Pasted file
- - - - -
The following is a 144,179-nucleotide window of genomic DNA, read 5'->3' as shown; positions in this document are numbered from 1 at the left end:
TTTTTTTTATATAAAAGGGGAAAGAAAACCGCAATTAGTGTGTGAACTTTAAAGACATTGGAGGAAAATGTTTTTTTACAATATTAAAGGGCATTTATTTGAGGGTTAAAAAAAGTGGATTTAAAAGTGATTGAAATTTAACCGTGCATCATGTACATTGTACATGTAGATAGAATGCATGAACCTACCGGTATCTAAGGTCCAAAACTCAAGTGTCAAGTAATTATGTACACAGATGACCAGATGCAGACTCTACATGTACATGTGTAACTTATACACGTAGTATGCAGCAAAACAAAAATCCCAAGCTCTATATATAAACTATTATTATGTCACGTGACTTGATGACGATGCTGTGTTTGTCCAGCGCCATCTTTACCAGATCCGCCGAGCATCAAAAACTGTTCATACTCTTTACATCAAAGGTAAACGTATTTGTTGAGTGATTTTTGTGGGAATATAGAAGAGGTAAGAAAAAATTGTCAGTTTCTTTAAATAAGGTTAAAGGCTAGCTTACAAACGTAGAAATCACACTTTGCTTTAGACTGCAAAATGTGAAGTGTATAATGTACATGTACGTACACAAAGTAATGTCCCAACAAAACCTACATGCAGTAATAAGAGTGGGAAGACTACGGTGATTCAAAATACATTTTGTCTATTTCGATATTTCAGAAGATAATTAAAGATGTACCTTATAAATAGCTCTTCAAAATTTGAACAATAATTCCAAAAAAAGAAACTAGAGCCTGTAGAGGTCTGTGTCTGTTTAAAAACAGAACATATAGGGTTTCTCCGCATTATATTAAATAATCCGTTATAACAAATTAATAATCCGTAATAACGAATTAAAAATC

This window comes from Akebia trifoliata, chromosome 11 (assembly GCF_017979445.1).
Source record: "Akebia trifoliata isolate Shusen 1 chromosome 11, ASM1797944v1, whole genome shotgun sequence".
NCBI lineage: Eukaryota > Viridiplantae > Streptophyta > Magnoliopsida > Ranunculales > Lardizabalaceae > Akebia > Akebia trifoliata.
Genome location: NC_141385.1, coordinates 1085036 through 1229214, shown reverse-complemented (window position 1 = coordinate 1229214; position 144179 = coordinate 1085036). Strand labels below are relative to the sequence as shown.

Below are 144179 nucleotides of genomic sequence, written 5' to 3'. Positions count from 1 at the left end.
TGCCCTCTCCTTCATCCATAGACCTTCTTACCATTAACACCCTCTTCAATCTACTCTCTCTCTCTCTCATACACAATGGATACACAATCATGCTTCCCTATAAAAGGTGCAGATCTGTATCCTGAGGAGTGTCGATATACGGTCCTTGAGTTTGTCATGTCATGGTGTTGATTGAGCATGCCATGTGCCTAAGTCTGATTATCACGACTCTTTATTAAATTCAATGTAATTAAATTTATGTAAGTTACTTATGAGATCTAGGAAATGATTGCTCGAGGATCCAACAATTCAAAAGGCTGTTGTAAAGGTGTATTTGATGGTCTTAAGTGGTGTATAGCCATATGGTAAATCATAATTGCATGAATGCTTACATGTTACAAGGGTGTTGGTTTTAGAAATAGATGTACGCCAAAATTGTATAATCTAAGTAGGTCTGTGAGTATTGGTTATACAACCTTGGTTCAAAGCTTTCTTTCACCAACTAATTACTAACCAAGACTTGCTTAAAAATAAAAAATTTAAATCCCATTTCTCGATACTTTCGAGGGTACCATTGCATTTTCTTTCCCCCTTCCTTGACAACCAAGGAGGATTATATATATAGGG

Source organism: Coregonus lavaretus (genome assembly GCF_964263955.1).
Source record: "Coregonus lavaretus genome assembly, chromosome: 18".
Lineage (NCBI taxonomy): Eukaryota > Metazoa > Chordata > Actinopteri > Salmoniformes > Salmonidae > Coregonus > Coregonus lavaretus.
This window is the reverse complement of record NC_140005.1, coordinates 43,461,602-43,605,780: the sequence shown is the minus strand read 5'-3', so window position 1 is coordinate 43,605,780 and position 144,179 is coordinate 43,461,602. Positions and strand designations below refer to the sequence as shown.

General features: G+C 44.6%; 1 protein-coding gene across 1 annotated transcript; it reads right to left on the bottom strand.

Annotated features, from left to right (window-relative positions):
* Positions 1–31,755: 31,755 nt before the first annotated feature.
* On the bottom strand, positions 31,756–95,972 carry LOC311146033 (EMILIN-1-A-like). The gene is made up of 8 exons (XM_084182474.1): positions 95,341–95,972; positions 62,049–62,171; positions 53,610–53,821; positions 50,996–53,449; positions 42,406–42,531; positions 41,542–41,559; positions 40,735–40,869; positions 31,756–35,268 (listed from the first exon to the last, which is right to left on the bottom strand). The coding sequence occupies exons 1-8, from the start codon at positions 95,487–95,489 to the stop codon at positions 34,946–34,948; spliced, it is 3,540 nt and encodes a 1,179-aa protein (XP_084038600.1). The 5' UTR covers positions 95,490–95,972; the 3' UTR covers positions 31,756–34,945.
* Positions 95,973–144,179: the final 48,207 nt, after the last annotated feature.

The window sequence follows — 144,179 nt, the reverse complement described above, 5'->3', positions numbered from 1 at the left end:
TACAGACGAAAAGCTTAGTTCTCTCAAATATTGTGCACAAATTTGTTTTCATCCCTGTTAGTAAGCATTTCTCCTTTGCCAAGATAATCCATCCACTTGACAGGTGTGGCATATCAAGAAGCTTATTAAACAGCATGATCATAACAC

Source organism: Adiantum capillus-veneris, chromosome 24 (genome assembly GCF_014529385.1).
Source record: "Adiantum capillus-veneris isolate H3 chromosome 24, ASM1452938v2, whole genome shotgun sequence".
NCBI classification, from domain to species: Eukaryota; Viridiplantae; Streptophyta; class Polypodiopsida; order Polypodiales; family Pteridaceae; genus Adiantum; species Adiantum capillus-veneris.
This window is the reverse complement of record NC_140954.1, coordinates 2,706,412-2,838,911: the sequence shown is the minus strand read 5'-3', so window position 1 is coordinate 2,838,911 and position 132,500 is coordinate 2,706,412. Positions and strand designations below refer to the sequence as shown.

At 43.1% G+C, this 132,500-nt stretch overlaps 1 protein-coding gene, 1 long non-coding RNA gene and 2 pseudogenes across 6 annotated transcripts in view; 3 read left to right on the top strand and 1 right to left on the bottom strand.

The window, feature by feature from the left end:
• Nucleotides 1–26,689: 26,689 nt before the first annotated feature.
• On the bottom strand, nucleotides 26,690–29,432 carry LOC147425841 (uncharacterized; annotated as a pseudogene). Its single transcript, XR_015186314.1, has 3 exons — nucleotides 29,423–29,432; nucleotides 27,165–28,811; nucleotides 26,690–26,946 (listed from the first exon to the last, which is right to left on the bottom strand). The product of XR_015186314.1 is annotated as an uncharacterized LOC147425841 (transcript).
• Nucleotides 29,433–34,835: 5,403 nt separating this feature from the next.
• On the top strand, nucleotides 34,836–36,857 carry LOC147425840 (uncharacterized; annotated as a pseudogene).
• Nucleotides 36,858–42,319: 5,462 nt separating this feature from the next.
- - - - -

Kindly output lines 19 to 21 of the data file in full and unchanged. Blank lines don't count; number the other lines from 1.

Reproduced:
TACAGACGAAAAGCTTAGTTCTCTCAAATATTGTGCACAAATTTGTTTTCATCCCTGTTAGTAAGCATTTCTCCTTTGCCAAGATAATCCATCCACTTGACAGGTGTGGCATATCAAGAAGCTTATTAAACAGCATGATCATAACAC

Source organism: Adiantum capillus-veneris, chromosome 24 (genome assembly GCF_014529385.1).
Source record: "Adiantum capillus-veneris isolate H3 chromosome 24, ASM1452938v2, whole genome shotgun sequence".